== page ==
Twenty Letters to a Friend
By Svetlana Alliluyeva
By Richard E. Noble
"The last hours were nothing but a slow strangulation. The death agony was horrible. He literally choked to death as we watched. At what seemed like the very last moment he suddenly opened his eyes and cast a glance over everyone in the room. It was a terrible glance, insane or perhaps angry and full of fear of death and the unfamiliar faces of the doctors bent over him. The glance swept over everyone in a second. Then something incomprehensible and awesome happened that to this day I can't forget and don't understand. He suddenly lifted his left hand as though he was pointing to something above and bringing down a curse on us all. The gesture was incomprehensible and full of menace, and no one could say to whom or at what it might be directed. The next moment after a final effort, the spirit wrenched itself free of the flesh."
This exact scene was played out in the movie with Robert De Nero portraying Stalin. And I must say he captured the drama and intensity just as it was written.
In my humble opinion, this is a Great Russian Tragic Novel provided for us by the soft spoken daughter of a giant of infamy.
Her father was one of the most powerful and nefarious men in all history. Her mother:
"It was not the thing at that time for a woman, especially a woman Party member, to spend much time with her children ... I cannot recall her kissing or caressing me ever ... My nurse saw that it was so, that my mother was really tired of being alive. But it never occurred to her or to anybody else that she was capable of taking her own life within a matter of days."
Svetlana was clearly a sensitive but lonely child. She was lost in this world but yet it was her world. She loved her mother dearly. Her mother killed herself at age 31. She could no longer follow blindly behind the man she had chosen to love. As it seems with Papa Joe, it was his way or a bullet to the brain - administered by yourself or an "assistant."
Her brother tried to shoot himself but failed - which made Papa Joe laugh - a boy too inept to even complete a successful suicide. Papa Joe's little boy eventually died of alcoholism.
Her mother's sister and her husband were sent to prison. Her daddy had no mercy even for those in his own family. Papa Joe was austere with himself and his own.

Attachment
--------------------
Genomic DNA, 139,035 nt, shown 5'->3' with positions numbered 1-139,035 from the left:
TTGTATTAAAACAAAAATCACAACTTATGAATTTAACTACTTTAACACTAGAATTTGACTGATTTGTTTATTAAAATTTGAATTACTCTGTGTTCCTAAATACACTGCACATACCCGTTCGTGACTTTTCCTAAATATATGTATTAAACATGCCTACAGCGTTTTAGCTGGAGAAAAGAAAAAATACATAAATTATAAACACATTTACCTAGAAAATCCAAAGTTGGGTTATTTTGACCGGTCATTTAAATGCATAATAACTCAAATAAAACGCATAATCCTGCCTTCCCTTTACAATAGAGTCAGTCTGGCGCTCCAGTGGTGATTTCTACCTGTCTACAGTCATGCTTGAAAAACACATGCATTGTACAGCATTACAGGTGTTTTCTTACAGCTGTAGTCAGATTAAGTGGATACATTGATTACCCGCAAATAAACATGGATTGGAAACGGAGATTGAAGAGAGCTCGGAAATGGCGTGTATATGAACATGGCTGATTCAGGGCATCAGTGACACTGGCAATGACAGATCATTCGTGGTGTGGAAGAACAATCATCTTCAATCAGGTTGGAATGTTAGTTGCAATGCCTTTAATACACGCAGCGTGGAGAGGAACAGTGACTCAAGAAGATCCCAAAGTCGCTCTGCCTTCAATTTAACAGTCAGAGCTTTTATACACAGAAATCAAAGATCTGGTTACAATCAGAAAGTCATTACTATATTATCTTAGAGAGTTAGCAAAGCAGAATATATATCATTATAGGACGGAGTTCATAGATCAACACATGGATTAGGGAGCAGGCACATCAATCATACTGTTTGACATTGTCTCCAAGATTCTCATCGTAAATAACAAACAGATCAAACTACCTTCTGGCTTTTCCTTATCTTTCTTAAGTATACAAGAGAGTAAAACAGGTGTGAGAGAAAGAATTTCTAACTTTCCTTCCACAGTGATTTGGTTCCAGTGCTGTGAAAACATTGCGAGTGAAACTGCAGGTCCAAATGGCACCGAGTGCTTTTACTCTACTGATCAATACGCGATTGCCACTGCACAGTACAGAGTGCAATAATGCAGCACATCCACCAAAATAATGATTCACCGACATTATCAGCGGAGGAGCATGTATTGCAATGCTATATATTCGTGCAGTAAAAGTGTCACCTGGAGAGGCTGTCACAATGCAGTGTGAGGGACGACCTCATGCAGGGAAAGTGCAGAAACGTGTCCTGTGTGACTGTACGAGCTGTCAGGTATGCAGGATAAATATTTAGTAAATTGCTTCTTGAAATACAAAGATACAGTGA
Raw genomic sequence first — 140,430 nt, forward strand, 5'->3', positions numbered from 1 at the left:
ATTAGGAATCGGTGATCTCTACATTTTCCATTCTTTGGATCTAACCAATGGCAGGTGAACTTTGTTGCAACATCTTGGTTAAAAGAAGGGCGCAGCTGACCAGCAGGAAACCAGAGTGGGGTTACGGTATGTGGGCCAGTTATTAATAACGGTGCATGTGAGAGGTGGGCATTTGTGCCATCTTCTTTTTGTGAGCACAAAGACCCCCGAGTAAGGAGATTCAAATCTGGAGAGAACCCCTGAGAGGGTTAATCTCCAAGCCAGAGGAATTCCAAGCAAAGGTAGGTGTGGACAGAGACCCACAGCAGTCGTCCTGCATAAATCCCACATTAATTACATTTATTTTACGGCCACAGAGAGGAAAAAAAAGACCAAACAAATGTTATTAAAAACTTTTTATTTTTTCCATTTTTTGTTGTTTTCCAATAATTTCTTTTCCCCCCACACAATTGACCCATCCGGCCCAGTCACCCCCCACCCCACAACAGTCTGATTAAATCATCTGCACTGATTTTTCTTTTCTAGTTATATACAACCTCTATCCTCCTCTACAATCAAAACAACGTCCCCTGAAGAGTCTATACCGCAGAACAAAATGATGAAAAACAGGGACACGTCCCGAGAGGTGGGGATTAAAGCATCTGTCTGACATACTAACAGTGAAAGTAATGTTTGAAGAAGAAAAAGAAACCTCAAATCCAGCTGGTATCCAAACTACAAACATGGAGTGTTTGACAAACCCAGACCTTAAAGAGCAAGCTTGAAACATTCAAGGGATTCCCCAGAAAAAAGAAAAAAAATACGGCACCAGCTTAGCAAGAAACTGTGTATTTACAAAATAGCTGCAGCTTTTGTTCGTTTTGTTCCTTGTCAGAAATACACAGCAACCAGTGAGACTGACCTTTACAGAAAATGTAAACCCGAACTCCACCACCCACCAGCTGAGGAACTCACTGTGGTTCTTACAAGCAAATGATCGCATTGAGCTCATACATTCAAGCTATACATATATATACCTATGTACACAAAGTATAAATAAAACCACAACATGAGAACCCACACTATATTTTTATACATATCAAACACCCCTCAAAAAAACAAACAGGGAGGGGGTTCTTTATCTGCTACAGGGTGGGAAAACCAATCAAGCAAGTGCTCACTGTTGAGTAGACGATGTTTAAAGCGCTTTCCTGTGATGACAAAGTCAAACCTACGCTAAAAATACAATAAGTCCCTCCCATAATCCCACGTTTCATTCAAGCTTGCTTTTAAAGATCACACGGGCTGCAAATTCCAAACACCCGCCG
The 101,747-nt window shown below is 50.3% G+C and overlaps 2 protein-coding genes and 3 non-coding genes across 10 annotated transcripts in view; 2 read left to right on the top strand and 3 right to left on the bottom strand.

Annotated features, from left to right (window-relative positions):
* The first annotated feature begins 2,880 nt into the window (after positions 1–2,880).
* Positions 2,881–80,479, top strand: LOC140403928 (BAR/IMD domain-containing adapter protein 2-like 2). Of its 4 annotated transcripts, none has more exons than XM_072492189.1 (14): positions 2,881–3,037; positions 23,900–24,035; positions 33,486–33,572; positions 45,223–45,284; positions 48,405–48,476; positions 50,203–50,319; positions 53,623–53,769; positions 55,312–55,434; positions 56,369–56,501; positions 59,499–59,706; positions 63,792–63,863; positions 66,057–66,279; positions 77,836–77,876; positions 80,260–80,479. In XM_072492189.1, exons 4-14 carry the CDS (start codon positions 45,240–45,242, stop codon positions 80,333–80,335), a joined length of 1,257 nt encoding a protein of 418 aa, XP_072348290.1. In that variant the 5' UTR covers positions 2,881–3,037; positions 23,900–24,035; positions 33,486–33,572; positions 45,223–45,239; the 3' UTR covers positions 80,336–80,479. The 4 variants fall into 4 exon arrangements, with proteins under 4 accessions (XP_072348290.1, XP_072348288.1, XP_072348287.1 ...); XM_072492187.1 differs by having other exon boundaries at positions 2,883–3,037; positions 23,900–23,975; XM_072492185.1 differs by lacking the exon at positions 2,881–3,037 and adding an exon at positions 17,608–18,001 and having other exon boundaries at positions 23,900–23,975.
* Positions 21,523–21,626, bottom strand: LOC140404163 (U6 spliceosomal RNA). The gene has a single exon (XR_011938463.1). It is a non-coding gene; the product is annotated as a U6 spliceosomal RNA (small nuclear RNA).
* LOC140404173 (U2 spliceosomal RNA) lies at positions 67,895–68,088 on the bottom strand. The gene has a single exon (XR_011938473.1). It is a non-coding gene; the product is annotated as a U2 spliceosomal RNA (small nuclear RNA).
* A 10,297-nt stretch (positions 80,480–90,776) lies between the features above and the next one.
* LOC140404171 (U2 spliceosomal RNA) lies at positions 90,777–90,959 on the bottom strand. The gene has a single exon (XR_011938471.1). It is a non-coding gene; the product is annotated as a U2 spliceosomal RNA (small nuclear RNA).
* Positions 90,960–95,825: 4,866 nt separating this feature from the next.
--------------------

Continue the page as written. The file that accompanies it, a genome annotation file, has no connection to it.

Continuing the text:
"Once he had cast out of his heart someone he had known a long time, once he had mentally relegated that someone to the ranks of his enemies, it was impossible to talk to him about that person any more."
Before killing herself, her mother wrote a letter of "resignation" to big Joe, the author explains. Joe went to take one last look at his bride in her coffin. He stared, then pushed the coffin away from him. He didn't attend her funeral - she had become the enemy, even dead.
This is quite an outstanding historical portrait. The author writes beautifully - clearly she has the hand and the heart of a poet.
The book is one harsh, unbelievable tale after another told with sensitivity, clarity and compassion. The author brings us into the book as friends. She wrote these letters to her friends and then left it as such for us all when the book was picked up by the world. This was extremely appealing.
Many historical Russian characters are talked about - the hated Mr. Beria among the foremost. She closes her book courageously, in the spirit of the eternal optimist:
"This is how I would like to end my letters to you my dear friend ... Let the judging be done by those who come later ... let it be left to new people to whom these years in Russia will be as remote and inexplicable, as terrible and strange, as the reign of Ivan the Terrible. But I do not think they'll call our era a `progressive one' or that they will say it was all for the 'good of Russia'. Hardly ...
"But I hope they won't forget that what is Good never dies - That it lived on in the hearts of men even in the darkest times and was hidden where no one thought to look for it, that it never died out or disappeared completely.
"Everything on our tormented earth that is alive and breathes, that blossoms and bears fruit, lives only by virtue of and in the name of Truth and Good."
Richard Noble - The Hobo Philosopher - Author of:
"A Summer with Charlie" Salisbury Beach, Lawrence YMCA